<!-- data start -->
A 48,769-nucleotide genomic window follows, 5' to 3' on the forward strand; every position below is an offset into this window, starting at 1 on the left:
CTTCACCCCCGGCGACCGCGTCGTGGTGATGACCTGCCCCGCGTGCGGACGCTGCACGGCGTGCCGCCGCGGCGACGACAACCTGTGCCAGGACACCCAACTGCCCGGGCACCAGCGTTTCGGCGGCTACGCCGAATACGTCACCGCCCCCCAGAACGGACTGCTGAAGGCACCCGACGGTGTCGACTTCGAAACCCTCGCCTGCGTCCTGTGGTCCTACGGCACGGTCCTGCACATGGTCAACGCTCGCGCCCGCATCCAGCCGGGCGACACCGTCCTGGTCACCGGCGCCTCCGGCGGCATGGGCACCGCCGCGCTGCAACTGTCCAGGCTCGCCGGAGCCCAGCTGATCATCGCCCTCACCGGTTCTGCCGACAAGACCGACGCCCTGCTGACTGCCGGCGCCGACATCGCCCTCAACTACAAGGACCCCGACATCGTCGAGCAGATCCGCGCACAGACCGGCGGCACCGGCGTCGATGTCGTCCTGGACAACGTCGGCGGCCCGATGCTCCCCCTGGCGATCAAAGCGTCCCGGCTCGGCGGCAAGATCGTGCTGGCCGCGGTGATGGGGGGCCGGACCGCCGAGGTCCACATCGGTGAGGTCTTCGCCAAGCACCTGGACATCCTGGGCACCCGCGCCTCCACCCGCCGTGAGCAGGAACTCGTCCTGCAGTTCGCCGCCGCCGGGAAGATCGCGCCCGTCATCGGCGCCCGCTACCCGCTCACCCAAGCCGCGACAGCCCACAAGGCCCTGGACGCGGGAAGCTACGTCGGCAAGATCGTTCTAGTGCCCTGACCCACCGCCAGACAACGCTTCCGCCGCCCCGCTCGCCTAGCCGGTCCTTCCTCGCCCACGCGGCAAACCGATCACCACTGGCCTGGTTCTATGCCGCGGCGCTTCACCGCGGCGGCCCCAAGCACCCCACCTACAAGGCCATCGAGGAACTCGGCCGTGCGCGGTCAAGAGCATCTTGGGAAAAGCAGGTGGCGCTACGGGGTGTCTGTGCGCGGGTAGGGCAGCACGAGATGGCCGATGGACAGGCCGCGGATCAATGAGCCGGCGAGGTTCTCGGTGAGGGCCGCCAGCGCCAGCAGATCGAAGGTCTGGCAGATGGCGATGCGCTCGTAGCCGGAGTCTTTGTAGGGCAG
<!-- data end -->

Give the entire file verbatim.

A 48,769-nucleotide genomic window follows, 5' to 3' on the forward strand; every position below is an offset into this window, starting at 1 on the left:
CTTCACCCCCGGCGACCGCGTCGTGGTGATGACCTGCCCCGCGTGCGGACGCTGCACGGCGTGCCGCCGCGGCGACGACAACCTGTGCCAGGACACCCAACTGCCCGGGCACCAGCGTTTCGGCGGCTACGCCGAATACGTCACCGCCCCCCAGAACGGACTGCTGAAGGCACCCGACGGTGTCGACTTCGAAACCCTCGCCTGCGTCCTGTGGTCCTACGGCACGGTCCTGCACATGGTCAACGCTCGCGCCCGCATCCAGCCGGGCGACACCGTCCTGGTCACCGGCGCCTCCGGCGGCATGGGCACCGCCGCGCTGCAACTGTCCAGGCTCGCCGGAGCCCAGCTGATCATCGCCCTCACCGGTTCTGCCGACAAGACCGACGCCCTGCTGACTGCCGGCGCCGACATCGCCCTCAACTACAAGGACCCCGACATCGTCGAGCAGATCCGCGCACAGACCGGCGGCACCGGCGTCGATGTCGTCCTGGACAACGTCGGCGGCCCGATGCTCCCCCTGGCGATCAAAGCGTCCCGGCTCGGCGGCAAGATCGTGCTGGCCGCGGTGATGGGGGGCCGGACCGCCGAGGTCCACATCGGTGAGGTCTTCGCCAAGCACCTGGACATCCTGGGCACCCGCGCCTCCACCCGCCGTGAGCAGGAACTCGTCCTGCAGTTCGCCGCCGCCGGGAAGATCGCGCCCGTCATCGGCGCCCGCTACCCGCTCACCCAAGCCGCGACAGCCCACAAGGCCCTGGACGCGGGAAGCTACGTCGGCAAGATCGTTCTAGTGCCCTGACCCACCGCCAGACAACGCTTCCGCCGCCCCGCTCGCCTAGCCGGTCCTTCCTCGCCCACGCGGCAAACCGATCACCACTGGCCTGGTTCTATGCCGCGGCGCTTCACCGCGGCGGCCCCAAGCACCCCACCTACAAGGCCATCGAGGAACTCGGCCGTGCGCGGTCAAGAGCATCTTGGGAAAAGCAGGTGGCGCTACGGGGTGTCTGTGCGCGGGTAGGGCAGCACGAGATGGCCGATGGACAGGCCGCGGATCAATGAGCCGGCGAGGTTCTCGGTGAGGGCCGCCAGCGCCAGCAGATCGAAGGTCTGGCAGATGGCGATGCGCTCGTAGCCGGAGTCTTTGTAGGGCAG